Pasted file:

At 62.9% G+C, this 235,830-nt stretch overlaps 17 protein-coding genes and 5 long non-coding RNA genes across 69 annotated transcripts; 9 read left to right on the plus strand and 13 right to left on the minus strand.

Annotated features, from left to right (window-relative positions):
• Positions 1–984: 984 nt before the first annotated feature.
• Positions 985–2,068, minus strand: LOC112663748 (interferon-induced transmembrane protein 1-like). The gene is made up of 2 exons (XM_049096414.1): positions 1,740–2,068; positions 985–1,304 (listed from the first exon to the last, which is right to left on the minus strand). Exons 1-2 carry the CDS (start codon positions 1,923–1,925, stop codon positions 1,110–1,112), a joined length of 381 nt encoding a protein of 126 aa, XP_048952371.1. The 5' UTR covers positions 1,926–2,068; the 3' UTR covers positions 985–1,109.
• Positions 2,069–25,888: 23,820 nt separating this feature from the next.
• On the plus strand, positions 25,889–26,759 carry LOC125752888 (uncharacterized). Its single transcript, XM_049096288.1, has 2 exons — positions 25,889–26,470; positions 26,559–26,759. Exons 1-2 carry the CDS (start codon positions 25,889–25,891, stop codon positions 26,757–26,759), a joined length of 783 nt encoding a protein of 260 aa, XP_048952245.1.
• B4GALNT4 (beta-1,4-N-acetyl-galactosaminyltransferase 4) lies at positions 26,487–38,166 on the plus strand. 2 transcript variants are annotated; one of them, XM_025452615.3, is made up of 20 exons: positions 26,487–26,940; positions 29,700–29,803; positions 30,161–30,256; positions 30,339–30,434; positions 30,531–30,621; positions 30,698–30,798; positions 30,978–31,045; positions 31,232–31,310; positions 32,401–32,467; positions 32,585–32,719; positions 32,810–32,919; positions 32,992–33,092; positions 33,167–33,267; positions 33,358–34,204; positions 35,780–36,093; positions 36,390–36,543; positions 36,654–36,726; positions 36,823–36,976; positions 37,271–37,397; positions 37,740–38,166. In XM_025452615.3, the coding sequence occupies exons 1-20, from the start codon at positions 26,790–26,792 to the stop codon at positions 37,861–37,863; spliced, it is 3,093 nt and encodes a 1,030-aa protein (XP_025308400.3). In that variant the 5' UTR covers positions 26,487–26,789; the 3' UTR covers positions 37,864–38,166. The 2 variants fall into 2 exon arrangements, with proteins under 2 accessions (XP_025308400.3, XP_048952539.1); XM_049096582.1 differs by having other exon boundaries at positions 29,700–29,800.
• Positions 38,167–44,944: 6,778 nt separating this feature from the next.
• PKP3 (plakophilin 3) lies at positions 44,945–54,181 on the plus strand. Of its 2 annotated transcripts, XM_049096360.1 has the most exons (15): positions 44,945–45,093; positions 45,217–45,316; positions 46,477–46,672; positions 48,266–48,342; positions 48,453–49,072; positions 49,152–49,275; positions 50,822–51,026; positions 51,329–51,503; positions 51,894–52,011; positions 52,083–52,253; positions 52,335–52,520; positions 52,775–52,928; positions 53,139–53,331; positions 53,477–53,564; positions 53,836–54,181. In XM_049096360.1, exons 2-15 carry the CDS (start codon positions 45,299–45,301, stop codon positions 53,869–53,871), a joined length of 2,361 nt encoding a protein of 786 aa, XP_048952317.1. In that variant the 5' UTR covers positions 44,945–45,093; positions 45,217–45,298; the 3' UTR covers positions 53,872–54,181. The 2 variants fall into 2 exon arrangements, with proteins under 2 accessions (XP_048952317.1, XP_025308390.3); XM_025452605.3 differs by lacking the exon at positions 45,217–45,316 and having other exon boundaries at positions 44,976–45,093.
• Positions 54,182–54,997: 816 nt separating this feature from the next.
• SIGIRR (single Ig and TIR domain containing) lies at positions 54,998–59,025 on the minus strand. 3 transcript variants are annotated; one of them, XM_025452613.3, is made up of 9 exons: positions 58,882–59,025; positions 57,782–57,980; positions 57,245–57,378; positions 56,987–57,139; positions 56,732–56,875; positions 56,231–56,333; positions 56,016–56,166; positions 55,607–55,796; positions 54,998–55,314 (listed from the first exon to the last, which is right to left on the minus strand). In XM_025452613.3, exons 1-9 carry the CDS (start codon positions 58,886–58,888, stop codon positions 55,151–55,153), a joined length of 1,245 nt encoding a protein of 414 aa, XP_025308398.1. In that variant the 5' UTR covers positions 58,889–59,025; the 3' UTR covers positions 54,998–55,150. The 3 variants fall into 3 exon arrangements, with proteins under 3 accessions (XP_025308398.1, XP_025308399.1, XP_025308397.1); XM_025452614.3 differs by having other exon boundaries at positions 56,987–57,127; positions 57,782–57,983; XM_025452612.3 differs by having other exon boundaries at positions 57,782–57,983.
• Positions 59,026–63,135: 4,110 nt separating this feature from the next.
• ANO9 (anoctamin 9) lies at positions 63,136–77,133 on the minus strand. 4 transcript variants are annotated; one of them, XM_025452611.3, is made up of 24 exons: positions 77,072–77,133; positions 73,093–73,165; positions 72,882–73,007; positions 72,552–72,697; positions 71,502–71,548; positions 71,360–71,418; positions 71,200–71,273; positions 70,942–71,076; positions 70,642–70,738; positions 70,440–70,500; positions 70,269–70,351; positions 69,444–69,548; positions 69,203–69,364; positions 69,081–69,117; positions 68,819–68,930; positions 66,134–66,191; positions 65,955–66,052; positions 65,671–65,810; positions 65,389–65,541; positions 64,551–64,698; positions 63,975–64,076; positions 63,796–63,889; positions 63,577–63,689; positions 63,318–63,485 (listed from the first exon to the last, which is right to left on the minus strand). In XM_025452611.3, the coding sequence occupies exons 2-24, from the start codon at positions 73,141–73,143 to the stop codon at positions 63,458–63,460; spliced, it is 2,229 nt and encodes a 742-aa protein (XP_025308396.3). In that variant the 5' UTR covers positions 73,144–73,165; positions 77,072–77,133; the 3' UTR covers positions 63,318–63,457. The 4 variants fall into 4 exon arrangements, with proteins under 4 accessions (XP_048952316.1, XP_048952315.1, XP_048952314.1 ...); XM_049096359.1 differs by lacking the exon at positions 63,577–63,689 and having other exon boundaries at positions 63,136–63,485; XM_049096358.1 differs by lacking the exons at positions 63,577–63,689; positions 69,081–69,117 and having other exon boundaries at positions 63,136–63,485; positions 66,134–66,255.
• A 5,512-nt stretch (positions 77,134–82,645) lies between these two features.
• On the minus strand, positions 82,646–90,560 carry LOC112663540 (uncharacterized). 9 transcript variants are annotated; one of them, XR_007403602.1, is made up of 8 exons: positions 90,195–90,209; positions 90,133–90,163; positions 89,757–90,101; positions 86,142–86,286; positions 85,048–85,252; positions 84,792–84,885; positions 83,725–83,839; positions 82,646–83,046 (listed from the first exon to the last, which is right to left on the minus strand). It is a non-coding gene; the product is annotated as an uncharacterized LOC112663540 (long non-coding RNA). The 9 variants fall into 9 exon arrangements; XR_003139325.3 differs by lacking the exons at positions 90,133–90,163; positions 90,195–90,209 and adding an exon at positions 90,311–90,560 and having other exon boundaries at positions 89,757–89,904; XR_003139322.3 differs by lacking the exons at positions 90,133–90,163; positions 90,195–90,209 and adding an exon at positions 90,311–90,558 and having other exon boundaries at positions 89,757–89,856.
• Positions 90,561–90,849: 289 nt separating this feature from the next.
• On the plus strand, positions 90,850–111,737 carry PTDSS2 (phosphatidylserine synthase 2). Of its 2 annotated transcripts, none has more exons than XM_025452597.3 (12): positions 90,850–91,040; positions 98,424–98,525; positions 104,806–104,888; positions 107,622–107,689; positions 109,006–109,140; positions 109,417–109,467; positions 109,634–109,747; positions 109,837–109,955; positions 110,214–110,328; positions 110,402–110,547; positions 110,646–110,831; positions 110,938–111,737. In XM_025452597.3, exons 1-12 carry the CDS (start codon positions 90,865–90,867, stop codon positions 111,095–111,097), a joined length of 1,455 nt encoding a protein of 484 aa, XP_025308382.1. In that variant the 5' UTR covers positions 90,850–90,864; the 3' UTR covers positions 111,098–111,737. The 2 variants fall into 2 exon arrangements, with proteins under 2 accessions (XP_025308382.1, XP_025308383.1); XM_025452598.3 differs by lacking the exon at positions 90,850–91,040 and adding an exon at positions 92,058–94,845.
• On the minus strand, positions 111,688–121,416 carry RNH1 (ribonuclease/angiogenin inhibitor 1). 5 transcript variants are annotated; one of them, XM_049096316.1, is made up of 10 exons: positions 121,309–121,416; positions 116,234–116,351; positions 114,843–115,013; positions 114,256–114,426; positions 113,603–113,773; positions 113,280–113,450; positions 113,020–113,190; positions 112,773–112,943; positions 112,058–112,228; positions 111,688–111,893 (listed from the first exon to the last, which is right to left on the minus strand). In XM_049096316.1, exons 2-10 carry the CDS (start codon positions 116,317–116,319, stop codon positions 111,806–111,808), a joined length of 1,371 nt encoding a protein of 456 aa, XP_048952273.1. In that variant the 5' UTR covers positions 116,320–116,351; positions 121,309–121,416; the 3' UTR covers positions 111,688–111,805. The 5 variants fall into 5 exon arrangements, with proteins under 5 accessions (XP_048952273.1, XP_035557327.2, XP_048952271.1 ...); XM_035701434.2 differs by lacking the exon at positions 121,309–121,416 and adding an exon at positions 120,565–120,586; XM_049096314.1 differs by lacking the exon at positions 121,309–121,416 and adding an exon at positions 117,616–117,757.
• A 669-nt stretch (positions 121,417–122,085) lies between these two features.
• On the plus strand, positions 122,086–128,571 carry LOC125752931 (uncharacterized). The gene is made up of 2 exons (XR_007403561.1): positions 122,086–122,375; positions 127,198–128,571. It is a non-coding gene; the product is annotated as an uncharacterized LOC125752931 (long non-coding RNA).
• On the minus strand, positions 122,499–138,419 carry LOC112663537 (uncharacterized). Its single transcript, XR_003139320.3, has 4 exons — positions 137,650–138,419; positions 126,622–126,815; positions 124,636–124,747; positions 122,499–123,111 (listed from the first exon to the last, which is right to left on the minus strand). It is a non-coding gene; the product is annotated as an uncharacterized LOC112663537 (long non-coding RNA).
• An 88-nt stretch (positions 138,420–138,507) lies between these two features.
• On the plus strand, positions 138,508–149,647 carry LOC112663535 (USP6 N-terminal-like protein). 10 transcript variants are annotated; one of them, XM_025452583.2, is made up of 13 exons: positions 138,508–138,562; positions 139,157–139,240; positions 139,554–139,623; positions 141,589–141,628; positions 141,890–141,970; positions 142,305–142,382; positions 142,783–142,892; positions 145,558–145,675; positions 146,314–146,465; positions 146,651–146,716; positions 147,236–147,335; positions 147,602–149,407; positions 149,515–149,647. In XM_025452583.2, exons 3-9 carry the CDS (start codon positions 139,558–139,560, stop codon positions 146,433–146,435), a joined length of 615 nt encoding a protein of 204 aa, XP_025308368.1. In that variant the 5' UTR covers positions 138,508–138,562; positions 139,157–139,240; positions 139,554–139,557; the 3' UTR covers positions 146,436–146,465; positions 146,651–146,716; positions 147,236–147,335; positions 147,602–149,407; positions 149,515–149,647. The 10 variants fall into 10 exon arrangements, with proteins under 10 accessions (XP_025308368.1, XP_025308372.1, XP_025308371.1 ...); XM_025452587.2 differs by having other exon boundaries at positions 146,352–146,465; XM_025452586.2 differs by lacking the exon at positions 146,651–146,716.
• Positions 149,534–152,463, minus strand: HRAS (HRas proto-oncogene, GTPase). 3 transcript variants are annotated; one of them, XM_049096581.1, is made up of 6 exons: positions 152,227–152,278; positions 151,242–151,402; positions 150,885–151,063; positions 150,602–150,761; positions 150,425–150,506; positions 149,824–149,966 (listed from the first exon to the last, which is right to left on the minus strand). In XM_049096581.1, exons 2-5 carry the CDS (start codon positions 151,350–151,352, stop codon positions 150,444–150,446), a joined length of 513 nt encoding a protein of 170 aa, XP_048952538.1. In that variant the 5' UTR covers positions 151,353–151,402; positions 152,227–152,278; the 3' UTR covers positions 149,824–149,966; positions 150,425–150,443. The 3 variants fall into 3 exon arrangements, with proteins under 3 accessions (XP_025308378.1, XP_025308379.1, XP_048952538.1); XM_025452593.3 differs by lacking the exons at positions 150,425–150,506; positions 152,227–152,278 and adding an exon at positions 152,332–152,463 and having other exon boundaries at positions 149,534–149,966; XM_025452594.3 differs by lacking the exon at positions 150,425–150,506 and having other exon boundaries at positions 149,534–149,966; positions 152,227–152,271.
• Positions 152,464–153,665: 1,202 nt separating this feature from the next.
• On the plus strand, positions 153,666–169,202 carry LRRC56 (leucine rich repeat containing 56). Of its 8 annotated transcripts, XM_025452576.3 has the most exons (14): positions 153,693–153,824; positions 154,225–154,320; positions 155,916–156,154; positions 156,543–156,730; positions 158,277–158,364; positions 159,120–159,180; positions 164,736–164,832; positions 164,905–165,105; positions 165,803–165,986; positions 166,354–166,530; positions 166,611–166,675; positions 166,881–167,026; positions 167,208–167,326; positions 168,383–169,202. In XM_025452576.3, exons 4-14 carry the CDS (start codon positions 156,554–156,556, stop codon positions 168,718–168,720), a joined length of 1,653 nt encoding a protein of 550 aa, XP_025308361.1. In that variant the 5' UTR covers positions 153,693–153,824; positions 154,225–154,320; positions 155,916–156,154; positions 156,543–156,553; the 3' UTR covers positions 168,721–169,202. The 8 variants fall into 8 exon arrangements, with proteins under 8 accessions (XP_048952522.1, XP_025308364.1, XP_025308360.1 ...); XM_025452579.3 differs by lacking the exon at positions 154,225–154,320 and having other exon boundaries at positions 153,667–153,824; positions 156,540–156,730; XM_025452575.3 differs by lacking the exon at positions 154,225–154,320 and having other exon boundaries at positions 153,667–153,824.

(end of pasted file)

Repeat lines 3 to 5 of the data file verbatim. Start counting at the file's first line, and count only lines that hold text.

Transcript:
• Positions 1–984: 984 nt before the first annotated feature.
• Positions 985–2,068, minus strand: LOC112663748 (interferon-induced transmembrane protein 1-like). The gene is made up of 2 exons (XM_049096414.1): positions 1,740–2,068; positions 985–1,304 (listed from the first exon to the last, which is right to left on the minus strand). Exons 1-2 carry the CDS (start codon positions 1,923–1,925, stop codon positions 1,110–1,112), a joined length of 381 nt encoding a protein of 126 aa, XP_048952371.1. The 5' UTR covers positions 1,926–2,068; the 3' UTR covers positions 985–1,109.
• Positions 2,069–25,888: 23,820 nt separating this feature from the next.